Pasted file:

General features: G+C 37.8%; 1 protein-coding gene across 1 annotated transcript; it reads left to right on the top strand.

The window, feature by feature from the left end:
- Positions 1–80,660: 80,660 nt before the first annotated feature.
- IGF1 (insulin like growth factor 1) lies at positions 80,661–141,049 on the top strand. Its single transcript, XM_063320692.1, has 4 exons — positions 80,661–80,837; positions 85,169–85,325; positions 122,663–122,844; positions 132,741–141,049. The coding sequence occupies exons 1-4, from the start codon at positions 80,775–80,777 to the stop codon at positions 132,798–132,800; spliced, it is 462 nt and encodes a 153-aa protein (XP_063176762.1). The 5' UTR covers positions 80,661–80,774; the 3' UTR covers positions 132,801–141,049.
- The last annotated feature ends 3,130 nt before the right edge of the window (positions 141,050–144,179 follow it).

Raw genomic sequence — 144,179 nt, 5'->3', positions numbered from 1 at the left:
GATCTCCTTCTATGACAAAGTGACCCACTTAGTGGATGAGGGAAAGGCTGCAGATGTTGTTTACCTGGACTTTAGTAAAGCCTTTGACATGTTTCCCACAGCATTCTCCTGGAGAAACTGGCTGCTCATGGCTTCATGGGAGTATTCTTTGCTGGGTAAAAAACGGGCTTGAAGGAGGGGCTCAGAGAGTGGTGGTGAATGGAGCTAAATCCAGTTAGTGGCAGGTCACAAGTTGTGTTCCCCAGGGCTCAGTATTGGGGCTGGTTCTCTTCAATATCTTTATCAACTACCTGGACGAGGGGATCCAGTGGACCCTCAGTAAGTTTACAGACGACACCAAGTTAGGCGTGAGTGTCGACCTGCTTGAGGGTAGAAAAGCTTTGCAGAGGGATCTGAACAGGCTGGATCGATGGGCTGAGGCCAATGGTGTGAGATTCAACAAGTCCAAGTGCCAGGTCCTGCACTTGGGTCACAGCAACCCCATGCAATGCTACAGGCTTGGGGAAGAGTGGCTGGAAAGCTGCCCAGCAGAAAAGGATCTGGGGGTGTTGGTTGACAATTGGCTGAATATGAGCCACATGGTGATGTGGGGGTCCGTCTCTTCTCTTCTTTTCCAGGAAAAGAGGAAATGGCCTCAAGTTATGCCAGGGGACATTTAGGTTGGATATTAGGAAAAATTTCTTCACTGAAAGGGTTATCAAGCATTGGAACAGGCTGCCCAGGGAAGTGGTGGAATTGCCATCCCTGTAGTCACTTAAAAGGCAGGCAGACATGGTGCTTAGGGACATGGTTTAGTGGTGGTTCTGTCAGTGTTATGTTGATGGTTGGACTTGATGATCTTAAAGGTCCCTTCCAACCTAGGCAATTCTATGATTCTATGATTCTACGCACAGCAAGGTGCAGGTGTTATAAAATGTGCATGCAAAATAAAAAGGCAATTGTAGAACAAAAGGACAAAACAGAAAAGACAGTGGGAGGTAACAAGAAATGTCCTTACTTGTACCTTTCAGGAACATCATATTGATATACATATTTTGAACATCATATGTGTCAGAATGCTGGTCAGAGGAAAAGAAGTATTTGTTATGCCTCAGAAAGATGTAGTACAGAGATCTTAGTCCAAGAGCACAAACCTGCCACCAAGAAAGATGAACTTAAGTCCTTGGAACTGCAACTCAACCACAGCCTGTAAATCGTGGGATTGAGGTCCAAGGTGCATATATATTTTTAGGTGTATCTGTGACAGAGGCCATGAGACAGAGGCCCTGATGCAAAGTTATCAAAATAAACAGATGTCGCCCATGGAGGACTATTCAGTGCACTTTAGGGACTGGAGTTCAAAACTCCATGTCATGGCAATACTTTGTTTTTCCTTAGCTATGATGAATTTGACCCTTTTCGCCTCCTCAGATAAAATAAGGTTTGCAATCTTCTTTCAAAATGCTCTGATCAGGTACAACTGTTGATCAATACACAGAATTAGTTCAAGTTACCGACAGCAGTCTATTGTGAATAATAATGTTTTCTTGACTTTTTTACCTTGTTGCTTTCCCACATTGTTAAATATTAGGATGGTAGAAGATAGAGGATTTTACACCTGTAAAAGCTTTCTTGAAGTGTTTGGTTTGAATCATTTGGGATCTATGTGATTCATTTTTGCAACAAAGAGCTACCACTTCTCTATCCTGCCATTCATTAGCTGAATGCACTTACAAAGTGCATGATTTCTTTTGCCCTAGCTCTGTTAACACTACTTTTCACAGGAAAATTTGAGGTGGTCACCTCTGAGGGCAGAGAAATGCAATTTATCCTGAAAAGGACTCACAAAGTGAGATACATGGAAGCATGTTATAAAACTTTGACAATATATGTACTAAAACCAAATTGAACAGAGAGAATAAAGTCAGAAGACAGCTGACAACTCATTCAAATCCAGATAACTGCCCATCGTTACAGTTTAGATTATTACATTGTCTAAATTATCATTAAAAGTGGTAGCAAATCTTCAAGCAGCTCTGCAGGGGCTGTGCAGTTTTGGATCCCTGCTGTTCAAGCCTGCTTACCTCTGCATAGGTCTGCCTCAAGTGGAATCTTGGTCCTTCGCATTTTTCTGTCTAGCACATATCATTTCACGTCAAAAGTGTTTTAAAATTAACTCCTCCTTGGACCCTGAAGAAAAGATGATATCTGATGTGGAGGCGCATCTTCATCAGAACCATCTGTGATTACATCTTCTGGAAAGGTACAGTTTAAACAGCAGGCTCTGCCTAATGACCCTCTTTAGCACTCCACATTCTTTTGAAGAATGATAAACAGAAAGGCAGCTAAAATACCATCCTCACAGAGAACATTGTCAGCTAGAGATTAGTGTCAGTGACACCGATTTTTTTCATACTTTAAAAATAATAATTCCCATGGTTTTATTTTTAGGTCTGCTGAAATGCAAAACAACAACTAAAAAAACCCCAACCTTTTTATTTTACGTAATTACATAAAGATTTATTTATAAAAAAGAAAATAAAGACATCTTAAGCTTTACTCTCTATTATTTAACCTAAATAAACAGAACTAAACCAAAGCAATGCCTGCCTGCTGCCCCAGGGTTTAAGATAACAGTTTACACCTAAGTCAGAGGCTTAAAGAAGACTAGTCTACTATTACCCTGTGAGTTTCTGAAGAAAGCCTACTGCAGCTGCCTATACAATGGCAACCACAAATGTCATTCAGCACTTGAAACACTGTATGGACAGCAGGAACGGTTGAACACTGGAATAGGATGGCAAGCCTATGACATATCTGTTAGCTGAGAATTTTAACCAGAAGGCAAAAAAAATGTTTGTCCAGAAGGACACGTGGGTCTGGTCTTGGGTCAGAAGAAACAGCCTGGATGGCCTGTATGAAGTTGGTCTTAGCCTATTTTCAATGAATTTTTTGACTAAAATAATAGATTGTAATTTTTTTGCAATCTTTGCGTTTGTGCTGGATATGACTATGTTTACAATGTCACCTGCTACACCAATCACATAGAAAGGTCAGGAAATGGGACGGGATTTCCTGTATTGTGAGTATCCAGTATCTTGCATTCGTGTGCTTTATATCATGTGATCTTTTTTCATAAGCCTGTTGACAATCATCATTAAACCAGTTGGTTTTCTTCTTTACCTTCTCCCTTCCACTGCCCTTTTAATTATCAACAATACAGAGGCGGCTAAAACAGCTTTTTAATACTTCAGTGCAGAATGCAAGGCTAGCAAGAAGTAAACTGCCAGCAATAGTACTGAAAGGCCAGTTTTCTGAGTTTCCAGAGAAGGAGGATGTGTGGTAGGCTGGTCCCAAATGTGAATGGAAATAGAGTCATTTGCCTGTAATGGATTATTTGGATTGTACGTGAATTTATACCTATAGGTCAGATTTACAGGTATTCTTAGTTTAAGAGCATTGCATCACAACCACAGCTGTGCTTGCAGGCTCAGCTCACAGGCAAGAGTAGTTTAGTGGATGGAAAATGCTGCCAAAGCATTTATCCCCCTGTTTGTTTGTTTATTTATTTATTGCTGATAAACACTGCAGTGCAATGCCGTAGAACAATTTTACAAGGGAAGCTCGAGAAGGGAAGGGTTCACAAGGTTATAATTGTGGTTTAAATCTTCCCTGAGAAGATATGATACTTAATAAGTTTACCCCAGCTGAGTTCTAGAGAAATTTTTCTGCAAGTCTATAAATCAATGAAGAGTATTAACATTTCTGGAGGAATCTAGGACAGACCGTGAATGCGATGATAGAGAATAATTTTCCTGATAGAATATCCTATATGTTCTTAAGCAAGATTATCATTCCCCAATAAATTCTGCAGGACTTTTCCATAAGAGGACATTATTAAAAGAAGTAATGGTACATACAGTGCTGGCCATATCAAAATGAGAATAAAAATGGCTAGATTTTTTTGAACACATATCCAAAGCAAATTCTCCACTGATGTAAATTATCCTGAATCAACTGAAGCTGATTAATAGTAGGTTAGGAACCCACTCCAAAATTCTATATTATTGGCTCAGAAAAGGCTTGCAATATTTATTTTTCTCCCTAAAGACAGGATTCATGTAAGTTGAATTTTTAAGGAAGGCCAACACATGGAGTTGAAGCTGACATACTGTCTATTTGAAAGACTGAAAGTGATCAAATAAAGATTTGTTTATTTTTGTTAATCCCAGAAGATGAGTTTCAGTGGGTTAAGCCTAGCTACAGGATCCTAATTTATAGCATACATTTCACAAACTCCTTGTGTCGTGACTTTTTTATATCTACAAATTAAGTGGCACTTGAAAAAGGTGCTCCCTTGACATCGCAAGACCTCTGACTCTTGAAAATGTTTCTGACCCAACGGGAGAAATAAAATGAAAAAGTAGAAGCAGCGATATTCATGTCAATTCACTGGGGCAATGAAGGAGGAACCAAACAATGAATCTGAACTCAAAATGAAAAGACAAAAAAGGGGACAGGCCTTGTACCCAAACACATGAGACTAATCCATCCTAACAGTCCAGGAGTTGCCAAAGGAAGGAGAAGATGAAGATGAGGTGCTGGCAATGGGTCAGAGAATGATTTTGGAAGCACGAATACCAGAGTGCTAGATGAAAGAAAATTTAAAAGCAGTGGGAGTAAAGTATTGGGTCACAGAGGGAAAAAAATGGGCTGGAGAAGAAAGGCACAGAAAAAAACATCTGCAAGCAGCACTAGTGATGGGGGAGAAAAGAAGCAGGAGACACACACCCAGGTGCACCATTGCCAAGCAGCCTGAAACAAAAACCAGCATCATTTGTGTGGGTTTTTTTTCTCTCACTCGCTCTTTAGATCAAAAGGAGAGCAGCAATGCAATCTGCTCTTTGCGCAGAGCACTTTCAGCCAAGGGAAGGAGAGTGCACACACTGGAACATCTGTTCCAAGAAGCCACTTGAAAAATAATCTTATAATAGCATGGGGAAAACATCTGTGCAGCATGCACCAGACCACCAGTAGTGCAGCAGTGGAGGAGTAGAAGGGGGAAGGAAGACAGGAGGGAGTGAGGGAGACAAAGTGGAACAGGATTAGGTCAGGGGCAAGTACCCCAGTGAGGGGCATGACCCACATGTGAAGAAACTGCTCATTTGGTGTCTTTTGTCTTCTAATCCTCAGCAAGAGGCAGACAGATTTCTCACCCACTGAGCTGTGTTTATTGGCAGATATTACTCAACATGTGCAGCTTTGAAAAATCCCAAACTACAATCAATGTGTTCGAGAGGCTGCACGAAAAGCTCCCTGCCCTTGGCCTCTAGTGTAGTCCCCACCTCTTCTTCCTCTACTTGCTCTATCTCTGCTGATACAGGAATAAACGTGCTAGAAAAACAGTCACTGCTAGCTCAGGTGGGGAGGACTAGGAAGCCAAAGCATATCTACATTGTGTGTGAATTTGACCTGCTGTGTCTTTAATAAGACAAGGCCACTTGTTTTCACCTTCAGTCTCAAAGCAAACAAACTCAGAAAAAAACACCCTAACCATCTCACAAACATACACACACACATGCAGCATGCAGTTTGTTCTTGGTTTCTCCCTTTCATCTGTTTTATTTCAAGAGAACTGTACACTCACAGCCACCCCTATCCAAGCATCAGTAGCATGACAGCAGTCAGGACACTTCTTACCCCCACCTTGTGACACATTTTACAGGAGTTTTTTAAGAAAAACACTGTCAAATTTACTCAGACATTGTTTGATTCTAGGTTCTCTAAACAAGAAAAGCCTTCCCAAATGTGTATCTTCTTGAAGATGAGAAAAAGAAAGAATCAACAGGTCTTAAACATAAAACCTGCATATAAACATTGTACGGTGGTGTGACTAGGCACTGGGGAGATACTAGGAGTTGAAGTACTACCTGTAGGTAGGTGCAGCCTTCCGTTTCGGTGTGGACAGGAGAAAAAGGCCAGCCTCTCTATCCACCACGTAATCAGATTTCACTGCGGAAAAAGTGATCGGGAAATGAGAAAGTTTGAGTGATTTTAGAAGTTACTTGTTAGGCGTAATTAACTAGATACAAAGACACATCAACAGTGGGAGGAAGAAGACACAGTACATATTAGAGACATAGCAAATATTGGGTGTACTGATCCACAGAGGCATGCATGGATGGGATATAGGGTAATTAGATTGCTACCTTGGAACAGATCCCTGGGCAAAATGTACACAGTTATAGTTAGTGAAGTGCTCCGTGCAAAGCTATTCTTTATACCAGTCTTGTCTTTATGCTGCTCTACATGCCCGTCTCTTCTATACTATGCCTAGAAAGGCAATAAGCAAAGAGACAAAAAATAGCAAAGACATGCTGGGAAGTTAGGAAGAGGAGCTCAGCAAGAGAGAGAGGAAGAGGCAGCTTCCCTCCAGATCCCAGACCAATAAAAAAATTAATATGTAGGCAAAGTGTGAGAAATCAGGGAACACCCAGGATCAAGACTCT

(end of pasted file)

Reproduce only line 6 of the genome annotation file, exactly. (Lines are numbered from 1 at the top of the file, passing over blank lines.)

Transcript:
Raw genomic sequence — 144,179 nt, 5'->3', positions numbered from 1 at the left: